We all know that walls are made to divide, and further division is the last thing that the country, and the world, needs. President Donald Trump’s biggest campaign promise was one that seemed so far-fetched that even his most fervent supporters believed it to be a pipe dream. Yes, “the wall” and the great promise that it would be built along the entire U.S. and Mexico border was one of Trump’s early campaign staples, but now that Trump has actually passed some executive orders moving us closer to some of his other campaign promises, how far away are we from this wall?
It’s hard to know where to begin with the criticisms of the wall. First of all, it begs the question of who is going to pay for it. Estimates on the price of the wall have ranged greatly, Senate Majority Leader Mitch McConnell estimated the cost between $12 and $15 billion, while other estimates have been as much as $20 billion. The last thing that Trump’s base wants is for him to raise taxes to pay for this wall, so President Trump decided to add on that Mexico is going to conveniently pay for the wall and has been searching for a way to get them to do so since.
The Mexican president Enrique Peña Nieto, of course, insists that Mexico will pay for no such wall, and why would they? According to the Pew Research Center, more Mexicans have left the U.S. than have come in since 2010. Most of the immigrants, legal and illegal, coming across the Mexican border are now from other Central American countries
Then, there’s the question being what would the wall accomplish? Most areas of significant population along the border already have a large fence of some sort, not to mention border patrol. In 2009, the Department of Homeland Security’s Secretary, which was Michael Chertoff at the time, said that 580 miles of the Mexican border had fencing along it. The total area of the border covers about 2000 miles, mostly desert. One glaring question is how would the wall be maintained?
As decay is inevitable in the desert, would there be border security officers constantly driving up and down the wall looking for wear and tear to be fixed? Add the price of maintenance to the wall’s construction price and the whole thing begins to sound like a big dent in the nation’s annual budget.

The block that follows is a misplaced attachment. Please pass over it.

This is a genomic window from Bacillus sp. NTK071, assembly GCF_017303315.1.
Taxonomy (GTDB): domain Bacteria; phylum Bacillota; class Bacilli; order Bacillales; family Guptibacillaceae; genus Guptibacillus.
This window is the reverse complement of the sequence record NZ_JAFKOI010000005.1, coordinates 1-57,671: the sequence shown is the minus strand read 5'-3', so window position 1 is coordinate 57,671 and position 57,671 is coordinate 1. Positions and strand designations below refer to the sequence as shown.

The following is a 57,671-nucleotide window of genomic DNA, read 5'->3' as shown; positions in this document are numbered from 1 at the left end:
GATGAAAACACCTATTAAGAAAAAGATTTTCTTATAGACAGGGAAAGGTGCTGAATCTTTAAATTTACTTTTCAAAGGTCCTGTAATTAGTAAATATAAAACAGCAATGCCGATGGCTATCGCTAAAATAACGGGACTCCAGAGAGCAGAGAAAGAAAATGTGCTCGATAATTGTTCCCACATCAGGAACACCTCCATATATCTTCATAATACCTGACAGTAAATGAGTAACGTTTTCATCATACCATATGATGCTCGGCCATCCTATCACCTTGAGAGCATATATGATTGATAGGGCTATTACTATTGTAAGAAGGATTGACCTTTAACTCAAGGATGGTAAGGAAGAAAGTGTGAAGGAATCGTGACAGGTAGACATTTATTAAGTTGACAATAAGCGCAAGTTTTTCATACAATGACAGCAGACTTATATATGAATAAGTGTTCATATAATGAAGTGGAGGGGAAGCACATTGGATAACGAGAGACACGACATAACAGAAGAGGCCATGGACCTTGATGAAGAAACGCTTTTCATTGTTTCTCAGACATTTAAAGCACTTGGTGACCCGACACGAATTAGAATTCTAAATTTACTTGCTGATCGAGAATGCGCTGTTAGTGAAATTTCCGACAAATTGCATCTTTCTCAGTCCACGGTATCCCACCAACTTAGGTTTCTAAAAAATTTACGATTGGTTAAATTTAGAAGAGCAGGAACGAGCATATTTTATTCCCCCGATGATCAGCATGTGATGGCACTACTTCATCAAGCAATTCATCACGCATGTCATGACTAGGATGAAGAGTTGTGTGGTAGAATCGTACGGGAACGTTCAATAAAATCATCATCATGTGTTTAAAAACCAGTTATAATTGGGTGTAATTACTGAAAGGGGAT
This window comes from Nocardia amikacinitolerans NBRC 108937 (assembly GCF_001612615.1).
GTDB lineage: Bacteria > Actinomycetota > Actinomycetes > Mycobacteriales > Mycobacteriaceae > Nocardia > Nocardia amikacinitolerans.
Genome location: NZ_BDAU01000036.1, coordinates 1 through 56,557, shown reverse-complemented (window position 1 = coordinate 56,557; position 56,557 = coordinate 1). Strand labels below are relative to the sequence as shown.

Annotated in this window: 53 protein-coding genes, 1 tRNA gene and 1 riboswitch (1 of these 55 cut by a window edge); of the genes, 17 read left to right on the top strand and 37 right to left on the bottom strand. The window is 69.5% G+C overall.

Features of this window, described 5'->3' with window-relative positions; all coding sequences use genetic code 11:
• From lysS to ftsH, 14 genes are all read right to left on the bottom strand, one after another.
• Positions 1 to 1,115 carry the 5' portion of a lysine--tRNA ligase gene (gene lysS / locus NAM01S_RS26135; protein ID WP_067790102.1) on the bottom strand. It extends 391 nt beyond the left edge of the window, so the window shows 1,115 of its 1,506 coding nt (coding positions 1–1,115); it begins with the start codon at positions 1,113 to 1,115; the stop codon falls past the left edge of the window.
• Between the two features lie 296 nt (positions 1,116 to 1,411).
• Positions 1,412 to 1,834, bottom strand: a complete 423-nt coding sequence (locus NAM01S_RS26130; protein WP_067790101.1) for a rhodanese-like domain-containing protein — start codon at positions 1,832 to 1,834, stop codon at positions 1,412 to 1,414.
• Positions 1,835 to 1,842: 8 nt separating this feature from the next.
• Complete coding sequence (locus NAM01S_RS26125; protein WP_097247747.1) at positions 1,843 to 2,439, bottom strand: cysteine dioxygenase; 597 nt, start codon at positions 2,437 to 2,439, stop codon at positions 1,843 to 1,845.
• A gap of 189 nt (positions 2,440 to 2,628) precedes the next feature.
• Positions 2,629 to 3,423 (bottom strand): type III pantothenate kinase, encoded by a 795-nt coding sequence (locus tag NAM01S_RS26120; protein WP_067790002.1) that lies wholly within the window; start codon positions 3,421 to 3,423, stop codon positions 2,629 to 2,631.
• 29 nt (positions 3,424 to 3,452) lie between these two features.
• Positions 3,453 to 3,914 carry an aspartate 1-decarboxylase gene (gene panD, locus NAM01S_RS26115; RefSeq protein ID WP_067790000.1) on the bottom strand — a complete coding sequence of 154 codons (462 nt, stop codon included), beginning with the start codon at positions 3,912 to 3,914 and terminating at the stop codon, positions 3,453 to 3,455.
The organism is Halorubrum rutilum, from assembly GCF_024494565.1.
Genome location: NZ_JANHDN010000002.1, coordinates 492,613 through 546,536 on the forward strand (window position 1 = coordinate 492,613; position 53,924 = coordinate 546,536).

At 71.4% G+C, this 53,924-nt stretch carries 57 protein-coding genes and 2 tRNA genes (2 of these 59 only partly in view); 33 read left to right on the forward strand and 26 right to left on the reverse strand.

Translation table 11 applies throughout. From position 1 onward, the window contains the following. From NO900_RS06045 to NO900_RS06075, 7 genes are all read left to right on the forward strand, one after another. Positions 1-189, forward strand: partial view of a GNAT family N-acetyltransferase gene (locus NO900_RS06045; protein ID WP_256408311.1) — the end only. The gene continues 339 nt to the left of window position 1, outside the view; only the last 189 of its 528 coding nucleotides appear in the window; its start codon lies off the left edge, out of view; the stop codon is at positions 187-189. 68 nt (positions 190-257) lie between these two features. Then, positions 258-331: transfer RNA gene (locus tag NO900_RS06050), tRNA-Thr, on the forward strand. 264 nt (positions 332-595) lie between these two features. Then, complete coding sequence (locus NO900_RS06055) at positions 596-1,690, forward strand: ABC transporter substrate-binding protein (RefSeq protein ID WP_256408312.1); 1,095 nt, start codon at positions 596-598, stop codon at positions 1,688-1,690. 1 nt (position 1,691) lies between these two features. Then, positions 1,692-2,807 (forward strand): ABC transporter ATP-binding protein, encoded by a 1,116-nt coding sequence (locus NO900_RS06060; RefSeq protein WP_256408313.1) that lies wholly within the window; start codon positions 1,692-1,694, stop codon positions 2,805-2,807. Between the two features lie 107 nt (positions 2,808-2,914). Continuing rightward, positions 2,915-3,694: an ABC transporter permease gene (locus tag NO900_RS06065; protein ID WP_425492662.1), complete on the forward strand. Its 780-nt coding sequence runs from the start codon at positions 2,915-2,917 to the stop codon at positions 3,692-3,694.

What was it that brought people to love the wall in the first place? One of Trump’s more well-known campaign speeches came in 2015 when he said, “When do we beat Mexico at the border? They’re laughing at us, at our stupidity, and now they’re beating us economically, they’re not our friend, believe me, but they’re killing us economically. The U.S. has become a dumping ground for everybody else’s problems and these aren’t the best and the finest. When Mexico sends its people, they’re not sending their best, they’re not sending you. They’re sending people who have lots of problems, and their bringing those problems with us. They’re bringing drugs, they’re bringing crime, they’re rapists, and I assume some are good people.” The Trump crowd loved it. The idea of antagonizing Mexico and blaming them for the United States’ problems was fascinating to them, and Trump rode the wave of xenophobia straight to the White House.
Trump went on later in his campaign to point out how many manufacturing jobs moved to Mexico, and how he would bring these lost jobs back and to make sure they stayed. The working class of rural America, which had lost their jobs to outsourcing, heard this and believed, or hoped, that making Trump president would give them work again.
The wall became more than just a physical barrier. It became a symbol to keep all our jobs here, and all the “bad hombres” out. Trump gave himself the image of an economics guru who could bring employment to all, bring our jobs back from Mexico and build a wall between us for good measure. Trump has never addressed the fact that technology may be taking more jobs than outsourcing. A study by Ball State University showed that U.S manufacturing grew by 17.6 percent from 2006 to 2013, and that 88 percent of lost U.S. factory jobs were taken by robots and other technology.
But I’ll humor the President and look at another example of an infamous wall. The most well-known and modern example would be the Berlin Wall. In light of Trump’s recent executive order, the mayor of Berlin, Michael Muller, asked Trump to reconsider. “We cannot simply accept that all our historic experiences are being thrown into disarray by the ones we have to thank most for our freedom: the Americans. I call on the U.S. President to not go down this wrong track of isolation and exclusion.” Said Muller, according to a translation by the Washington Post.
We live in a time in which Democrats and Republicans can hardly engage in a political discussion without it digressing into petty insults. Trump’s “Time” magazine cover referred to him as the “President of the Divided States of America.” We were founded by a group of immigrants fleeing religious persecution and have always prided ourselves as the saviors of those who seek the same. How can we keep that reputation if we build such a wall? It would act as a massive symbol of exclusion.
Elliot Weld can be contacted at firstname.lastname@example.org